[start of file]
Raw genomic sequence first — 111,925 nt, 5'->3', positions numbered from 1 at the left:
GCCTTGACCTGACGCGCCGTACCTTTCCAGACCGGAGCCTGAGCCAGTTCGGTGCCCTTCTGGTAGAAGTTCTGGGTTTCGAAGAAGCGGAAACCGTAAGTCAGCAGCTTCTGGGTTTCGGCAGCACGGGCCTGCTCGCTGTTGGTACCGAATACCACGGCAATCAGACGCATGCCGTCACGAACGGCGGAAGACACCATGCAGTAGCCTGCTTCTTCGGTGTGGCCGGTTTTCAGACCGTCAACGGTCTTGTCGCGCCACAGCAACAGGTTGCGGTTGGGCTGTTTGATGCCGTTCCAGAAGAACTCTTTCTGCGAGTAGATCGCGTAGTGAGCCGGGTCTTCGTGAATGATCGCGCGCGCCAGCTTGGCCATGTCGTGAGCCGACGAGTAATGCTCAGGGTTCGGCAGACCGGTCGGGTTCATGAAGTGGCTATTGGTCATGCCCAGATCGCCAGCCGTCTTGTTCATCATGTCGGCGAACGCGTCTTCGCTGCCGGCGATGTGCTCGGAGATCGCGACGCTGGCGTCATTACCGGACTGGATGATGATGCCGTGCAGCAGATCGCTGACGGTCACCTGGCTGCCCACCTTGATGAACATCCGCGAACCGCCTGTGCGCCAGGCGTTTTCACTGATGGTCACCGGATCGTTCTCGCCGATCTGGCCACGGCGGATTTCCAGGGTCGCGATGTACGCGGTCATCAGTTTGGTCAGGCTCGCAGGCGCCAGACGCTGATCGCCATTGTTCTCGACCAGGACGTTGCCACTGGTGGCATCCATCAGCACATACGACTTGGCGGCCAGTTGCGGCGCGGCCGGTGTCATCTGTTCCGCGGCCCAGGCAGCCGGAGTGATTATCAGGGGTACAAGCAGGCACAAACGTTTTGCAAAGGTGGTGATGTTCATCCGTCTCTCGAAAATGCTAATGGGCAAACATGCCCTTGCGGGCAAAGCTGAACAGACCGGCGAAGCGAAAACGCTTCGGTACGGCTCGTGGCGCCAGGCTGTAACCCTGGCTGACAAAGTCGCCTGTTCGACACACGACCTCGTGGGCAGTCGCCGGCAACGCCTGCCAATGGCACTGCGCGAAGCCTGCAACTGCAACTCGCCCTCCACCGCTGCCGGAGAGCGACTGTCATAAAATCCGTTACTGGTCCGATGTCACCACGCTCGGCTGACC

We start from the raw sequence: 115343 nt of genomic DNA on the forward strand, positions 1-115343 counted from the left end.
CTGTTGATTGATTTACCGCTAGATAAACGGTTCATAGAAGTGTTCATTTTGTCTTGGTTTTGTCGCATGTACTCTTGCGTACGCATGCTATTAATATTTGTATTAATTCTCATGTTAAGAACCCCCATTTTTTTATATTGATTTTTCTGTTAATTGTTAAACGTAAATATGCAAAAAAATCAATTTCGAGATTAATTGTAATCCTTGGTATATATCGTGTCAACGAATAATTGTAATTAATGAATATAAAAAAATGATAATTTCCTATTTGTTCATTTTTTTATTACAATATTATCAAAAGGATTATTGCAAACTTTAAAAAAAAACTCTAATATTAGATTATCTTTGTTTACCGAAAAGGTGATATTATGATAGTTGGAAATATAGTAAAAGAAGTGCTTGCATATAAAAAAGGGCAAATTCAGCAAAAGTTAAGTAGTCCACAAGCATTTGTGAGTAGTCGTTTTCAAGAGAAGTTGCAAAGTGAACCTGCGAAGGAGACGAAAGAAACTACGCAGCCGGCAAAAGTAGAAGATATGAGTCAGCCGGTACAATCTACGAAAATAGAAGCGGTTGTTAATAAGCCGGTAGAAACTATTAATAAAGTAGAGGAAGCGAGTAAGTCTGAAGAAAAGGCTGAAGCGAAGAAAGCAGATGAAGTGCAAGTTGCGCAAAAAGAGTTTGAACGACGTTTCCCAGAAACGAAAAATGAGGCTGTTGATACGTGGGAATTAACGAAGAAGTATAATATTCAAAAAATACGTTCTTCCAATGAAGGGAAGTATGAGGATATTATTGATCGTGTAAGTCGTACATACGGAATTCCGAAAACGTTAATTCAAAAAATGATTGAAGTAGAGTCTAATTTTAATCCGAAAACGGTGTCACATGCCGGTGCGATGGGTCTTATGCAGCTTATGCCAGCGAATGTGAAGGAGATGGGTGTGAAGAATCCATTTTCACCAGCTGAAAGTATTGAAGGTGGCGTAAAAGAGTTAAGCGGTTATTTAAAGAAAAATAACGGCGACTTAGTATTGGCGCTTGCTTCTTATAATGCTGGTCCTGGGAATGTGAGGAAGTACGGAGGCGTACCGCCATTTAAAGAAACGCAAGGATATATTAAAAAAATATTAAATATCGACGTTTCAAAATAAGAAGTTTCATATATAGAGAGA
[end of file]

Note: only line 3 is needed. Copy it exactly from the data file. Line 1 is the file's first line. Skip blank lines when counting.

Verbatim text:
We start from the raw sequence: 115343 nt of genomic DNA on the forward strand, positions 1-115343 counted from the left end.